@daveblynk @flyonly some info about 433MHz door/window contacts…

BTW, @flyonly I don’t see this as a solution to your issue with the HW-655 relay module.

I use these wireless switches:

The important thing is that they have a sticker on the back that says “Door/window contact with door open/close code 433Mhz”

This means that they send a different code when the magnet is offered-up to the side of the sensor to when it’s taken away from the sensor.
Some devices send the same code in both situations, which makes life more difficult.
There is no mention of low battery notification, but connecting the sensor to a bench PSU and slowly reducing the voltage from 1.5v causes a different code to be transmitted.
Each sensor will give different codes, so that multiple ones can be used together, but the one I have to hand does this:

700422 Low Battery
700423 Tamper switch activated (back cover removed)
700426 Open (magnet removed)
700430 Closed (magnet present)

Note that these codes are transmitted once, when a change of state occurs, not constantly.
This means that you have to constantly listen for and remember, the last code that was received. This will probably mean storing the door status in SPIFFS or LittleFS, and will require you to be able to manually reset a low battery warning when the batteries are changed, and maybe do an open/close cycle of the door if ever it’s opened manually when the MCU is offline.

These type of switches are great for domestic doors & windows if you’re building a security or ‘granny monitoring’ system, but in a garage door scenario I think I’d go for hard-wires reed or microswitches as surface mounted wiring and unsightly looking switches aren’t really such an issue, and hard-wired switches have the advantage of being able to be read at any point.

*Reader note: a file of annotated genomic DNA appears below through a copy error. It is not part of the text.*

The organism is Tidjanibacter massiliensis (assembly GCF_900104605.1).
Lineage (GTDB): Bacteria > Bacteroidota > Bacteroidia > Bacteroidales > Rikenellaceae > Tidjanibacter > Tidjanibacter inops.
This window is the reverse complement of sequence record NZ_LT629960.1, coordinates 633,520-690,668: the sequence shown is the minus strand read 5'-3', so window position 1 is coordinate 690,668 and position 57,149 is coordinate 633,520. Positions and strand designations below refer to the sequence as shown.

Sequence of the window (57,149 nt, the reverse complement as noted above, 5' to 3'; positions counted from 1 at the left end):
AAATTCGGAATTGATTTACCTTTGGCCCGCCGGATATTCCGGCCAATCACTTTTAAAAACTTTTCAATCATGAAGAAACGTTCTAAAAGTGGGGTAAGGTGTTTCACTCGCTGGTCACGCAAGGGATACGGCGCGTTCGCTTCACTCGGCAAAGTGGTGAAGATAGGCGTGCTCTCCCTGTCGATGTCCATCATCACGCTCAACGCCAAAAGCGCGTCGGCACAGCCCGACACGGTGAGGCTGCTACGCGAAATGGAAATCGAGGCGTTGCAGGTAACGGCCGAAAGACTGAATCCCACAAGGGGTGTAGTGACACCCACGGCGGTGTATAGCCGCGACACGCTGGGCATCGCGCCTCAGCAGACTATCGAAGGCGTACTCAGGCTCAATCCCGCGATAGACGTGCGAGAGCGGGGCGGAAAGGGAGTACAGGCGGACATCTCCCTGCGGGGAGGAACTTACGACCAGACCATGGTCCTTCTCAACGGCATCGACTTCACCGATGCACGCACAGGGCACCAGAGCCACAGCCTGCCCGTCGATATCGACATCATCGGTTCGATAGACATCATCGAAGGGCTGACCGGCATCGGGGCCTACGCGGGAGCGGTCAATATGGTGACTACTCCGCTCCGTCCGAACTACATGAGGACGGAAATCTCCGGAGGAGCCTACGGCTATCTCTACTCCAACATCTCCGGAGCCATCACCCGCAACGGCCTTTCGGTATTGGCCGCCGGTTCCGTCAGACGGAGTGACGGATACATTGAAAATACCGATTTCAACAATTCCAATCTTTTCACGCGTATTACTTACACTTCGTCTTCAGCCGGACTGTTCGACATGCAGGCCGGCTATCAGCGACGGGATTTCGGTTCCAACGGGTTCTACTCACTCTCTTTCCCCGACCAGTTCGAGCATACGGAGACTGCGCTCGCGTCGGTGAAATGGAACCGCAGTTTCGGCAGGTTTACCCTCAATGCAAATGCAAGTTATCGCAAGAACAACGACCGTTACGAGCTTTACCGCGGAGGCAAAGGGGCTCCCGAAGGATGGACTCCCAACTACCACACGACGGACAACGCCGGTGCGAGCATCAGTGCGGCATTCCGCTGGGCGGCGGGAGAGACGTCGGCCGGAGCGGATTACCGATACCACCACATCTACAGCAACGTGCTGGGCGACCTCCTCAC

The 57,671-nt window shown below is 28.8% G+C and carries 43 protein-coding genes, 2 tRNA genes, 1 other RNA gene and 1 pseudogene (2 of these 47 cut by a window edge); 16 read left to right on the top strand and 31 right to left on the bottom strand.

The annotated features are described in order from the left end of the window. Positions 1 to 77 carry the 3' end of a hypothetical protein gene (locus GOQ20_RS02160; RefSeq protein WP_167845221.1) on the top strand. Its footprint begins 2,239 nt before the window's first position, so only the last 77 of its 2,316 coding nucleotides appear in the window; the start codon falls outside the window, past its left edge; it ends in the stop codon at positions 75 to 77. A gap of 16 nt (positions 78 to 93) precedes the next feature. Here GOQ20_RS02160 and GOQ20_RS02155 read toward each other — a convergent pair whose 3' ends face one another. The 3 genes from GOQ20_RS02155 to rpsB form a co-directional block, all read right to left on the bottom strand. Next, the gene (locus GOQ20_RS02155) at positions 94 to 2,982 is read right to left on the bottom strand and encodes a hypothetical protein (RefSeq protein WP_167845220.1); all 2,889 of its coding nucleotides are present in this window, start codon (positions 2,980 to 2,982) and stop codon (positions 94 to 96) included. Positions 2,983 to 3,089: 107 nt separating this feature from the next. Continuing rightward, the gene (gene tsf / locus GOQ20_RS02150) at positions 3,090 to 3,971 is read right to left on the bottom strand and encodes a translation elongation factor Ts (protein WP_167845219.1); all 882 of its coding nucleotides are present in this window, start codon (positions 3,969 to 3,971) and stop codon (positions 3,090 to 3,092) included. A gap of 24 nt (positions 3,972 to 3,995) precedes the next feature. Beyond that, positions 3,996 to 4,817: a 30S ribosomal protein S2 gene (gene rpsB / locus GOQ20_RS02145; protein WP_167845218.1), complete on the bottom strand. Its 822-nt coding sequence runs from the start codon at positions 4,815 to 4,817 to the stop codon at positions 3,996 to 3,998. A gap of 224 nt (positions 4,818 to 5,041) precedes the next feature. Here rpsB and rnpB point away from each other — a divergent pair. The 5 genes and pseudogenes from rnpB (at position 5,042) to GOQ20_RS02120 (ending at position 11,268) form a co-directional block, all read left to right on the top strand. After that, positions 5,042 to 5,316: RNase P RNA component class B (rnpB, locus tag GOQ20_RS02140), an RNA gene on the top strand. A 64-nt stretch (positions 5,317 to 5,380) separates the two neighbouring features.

Thank you for the information. Just had a random thought. The ESP-01 is cheap. I could use one to run the relay and a second one to monitor the reed switch and have them both talking to the one blynk app?

The ESP-01 is cheap, but NodeMCU and Wemos D1 Mini dev boards aren’t exactly going to break the bank.
In the UK an ESP-10 will cost around £3.10 including postage, and a Wemos D1 Mini is around £3.70

The issue you’re going to have is that if you use two ESP-01’s then it’s very easy to display data from both in the same app project, but if you need one ESP-01 to talk directly to the second ESP-01 (to stop driving the door motor when the door is closed for example) then you’ll need to use Bridge code on both ESP-01s. Many people find this type of code difficult to comprehend (even though it’s actually quite straightforward) and for me it just adds an unnecessary degree of complexity to what should be a straightforward project.

The other issue is that the ESP-01 which controls the motor will only know if the door is closed if both ESP-01s have a connection to the Blynk server, as the communication between the two devices is via the Blynk server.
Personally, in this type of application, I’d prefer my MCU to be working autonomously, and not relying on a connection to WiFi and the Blynk server for it to control the motor in the the correct way.